We’re seeing a decent rebound in the markets on Friday as strong gains in oil provides a timely boost to what has been a rather gloomy week.
While the gains are welcome, I’m not convinced at this stage that this is anything more than a dead cat bounce. The gains in oil are being driven by comments from UAE energy minister who claimed that OPEC are willing to discuss production cuts with other oil exporters, which could in theory drive a more sustainable rise in prices. The problem is this is not the first time we’ve had these kinds of reports and nothing has since materialised. We get a short-term boost followed by a return to lower prices. I don’t expect this time to be any different.
What’s more, while markets are getting a welcome boost from the rebound in oil, the other fundamental factors that have weighed heavily this year remain. I see no reason to believe that any short-term rallies won’t continue to be sold into, as they have repeatedly this year.
Focus will shift to the U.S. consumer today with retail sales and consumer sentiment figures being released. The lack of consumer spending has been one of the biggest frustrations with the U.S. recovery until now, with the additional disposable income from lower oil prices not creating enough of an incentive to drive people into the shops. Instead, people appear to be using the additional revenue to deleverage. While this may benefit the U.S. in the long-term, for now the consumer dependent economy is being held back as a result.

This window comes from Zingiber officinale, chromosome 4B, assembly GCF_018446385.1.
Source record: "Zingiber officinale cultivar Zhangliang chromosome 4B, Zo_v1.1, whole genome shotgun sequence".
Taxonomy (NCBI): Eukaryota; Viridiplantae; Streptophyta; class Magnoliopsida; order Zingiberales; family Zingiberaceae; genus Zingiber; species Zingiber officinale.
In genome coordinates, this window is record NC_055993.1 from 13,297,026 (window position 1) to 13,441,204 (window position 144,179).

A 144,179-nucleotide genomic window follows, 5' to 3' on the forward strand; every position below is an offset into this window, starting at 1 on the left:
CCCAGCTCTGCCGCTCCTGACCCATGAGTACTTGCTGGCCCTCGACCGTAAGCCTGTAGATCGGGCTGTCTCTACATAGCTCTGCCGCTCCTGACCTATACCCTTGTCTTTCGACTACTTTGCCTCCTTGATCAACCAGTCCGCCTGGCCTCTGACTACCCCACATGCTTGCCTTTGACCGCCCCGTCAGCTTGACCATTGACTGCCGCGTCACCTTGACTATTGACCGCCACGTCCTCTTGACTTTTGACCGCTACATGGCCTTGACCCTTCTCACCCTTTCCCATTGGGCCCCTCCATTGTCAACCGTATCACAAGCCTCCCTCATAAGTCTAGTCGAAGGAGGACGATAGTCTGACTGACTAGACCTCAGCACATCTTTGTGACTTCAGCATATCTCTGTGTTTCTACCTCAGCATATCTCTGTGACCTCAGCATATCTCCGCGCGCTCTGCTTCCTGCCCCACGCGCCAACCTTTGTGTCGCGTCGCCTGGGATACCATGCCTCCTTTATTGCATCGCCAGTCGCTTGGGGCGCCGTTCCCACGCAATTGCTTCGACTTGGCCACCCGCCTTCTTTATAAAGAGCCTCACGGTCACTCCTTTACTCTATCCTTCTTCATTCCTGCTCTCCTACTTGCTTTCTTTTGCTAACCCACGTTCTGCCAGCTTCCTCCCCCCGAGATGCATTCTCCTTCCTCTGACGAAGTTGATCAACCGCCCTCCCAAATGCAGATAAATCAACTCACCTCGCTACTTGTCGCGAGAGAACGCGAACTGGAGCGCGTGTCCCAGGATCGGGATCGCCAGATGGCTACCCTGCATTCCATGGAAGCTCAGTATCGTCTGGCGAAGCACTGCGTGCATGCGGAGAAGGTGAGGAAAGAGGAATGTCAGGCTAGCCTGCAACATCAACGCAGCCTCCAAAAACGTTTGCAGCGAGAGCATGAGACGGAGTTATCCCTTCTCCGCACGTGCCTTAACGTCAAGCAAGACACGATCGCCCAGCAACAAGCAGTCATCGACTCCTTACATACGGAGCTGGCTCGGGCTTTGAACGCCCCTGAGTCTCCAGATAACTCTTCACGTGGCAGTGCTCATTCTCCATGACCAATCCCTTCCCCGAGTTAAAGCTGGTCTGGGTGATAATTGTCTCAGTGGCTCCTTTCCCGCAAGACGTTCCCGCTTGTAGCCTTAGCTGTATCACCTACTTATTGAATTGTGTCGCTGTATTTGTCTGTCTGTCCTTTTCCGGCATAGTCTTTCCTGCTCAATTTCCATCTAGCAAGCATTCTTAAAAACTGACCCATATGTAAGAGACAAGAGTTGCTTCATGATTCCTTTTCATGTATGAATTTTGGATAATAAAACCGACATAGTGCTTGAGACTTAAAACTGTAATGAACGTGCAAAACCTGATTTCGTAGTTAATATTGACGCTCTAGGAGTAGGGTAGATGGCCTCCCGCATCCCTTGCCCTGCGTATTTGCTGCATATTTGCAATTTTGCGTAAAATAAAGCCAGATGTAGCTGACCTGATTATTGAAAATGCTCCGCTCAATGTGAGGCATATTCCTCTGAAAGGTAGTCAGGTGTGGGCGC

The lack of wage growth in the U.S. may be behind the lack of spending. Wage growth is generally more sustainable than extremely low oil prices so it’s possible that consumers just view this as a short-term bonus which shouldn’t be fluttered away at a time when wages aren’t rising much. The last financial crisis which was built on unsustainable debt is probably also still fresh in the memory and the deleveraging process is still taking place.
In the absence of strong sustainable wage growth, we can probably continue to expect consumers to be a little cautious, at least for now. January’s sales are expected to be flat following December’s surprise decline which will continue to cast doubt on the strength of the U.S. recovery. Consumer sentiment on the other hand is expect to rise once again and remain near pre-financial crisis levels, with the UoM release seen at 93. There is clearly a disconnect between consumer sentiment and actual sales but this does suggest that we may not be far away from the return of the consumer.
For a look at all of today’s economic events, check out our economic calendar.